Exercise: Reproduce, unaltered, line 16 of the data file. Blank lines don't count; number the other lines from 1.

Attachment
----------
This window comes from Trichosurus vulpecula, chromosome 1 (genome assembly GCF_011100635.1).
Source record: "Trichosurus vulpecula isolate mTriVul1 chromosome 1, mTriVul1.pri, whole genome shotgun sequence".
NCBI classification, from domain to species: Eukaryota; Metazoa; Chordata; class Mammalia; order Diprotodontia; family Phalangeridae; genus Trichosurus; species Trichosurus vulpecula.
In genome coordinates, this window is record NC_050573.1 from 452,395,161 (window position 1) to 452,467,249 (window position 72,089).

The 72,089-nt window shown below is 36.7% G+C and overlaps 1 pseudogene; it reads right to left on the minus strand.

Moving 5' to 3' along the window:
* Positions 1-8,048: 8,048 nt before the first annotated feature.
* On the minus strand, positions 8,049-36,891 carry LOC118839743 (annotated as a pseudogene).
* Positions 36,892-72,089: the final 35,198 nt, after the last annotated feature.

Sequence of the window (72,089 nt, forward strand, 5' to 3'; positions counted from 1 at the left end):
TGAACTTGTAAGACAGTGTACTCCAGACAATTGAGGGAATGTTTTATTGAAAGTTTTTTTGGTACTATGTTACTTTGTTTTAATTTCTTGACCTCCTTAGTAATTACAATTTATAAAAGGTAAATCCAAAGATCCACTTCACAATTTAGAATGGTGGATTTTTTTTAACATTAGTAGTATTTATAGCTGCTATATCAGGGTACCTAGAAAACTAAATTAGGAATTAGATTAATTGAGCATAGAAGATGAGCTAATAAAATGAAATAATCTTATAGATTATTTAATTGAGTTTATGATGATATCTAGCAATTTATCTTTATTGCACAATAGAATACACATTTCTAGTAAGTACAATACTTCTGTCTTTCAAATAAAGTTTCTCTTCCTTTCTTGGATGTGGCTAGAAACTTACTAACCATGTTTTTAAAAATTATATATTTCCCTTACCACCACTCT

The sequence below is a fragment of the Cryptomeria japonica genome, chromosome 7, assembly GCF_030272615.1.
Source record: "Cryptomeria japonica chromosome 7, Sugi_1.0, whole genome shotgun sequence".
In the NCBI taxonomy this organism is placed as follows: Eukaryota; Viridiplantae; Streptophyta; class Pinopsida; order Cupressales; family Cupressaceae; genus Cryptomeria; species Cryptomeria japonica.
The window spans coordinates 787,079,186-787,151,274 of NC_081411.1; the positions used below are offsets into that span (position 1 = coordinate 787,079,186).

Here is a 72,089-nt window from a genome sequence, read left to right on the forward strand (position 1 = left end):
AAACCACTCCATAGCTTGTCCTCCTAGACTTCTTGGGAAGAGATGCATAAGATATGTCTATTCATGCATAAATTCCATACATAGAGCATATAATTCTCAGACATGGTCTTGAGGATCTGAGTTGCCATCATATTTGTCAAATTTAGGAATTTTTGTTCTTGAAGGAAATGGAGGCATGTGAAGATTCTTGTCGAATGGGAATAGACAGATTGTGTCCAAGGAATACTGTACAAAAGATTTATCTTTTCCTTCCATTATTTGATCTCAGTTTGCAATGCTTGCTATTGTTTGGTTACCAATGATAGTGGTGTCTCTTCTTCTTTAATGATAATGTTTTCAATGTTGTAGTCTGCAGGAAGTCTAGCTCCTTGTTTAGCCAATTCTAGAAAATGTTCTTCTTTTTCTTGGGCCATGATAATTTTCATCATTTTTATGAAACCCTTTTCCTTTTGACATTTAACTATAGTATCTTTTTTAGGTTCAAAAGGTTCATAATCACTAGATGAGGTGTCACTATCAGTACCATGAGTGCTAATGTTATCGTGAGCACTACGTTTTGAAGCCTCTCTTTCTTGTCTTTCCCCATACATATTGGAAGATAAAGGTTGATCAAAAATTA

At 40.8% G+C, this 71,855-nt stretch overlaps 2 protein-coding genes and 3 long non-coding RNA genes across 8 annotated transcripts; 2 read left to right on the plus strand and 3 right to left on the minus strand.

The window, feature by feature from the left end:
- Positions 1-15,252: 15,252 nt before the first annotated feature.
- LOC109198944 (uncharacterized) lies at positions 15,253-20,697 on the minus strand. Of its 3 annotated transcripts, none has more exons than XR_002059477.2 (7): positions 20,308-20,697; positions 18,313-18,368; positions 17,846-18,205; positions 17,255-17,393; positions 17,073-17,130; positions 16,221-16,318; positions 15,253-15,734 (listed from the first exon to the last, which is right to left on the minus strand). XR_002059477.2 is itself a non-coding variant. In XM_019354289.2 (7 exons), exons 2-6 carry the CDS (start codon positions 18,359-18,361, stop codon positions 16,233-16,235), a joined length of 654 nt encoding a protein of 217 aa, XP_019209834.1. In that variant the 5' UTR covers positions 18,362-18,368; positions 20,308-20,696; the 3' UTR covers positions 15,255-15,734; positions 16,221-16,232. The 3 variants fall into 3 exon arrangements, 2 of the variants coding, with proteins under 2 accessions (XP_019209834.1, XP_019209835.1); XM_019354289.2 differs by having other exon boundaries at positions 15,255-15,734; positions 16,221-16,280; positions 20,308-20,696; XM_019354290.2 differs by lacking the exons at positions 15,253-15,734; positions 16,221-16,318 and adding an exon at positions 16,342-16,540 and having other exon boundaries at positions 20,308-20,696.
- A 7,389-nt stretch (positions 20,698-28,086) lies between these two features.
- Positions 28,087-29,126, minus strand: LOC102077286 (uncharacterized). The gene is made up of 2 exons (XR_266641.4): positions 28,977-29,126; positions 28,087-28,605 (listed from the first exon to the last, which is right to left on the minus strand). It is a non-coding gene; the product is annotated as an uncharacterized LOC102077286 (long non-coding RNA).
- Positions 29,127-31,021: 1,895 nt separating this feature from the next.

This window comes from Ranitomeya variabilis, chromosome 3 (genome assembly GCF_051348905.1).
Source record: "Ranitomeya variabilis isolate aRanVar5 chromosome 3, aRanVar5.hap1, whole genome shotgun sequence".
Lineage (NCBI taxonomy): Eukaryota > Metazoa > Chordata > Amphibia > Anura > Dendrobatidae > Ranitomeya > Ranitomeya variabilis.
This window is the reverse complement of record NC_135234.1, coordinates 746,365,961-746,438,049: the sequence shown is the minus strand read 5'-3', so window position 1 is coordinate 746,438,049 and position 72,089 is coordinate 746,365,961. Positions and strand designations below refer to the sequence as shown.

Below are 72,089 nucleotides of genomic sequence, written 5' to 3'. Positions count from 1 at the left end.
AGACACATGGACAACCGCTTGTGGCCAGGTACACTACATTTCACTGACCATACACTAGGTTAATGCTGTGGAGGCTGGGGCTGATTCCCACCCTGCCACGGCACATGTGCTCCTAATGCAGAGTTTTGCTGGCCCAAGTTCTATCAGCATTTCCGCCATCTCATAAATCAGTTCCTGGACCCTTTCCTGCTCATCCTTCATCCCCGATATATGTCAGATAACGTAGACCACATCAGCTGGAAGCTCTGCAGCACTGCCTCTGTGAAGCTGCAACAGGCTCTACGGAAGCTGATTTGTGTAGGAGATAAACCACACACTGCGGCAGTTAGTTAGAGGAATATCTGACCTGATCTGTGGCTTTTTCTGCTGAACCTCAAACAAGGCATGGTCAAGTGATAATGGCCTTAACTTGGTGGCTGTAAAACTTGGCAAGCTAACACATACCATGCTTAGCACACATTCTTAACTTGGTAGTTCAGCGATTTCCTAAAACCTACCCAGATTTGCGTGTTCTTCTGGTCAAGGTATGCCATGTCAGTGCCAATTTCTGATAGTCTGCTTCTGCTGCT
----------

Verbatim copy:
Here is a 72,089-nt window from a genome sequence, read left to right on the forward strand (position 1 = left end):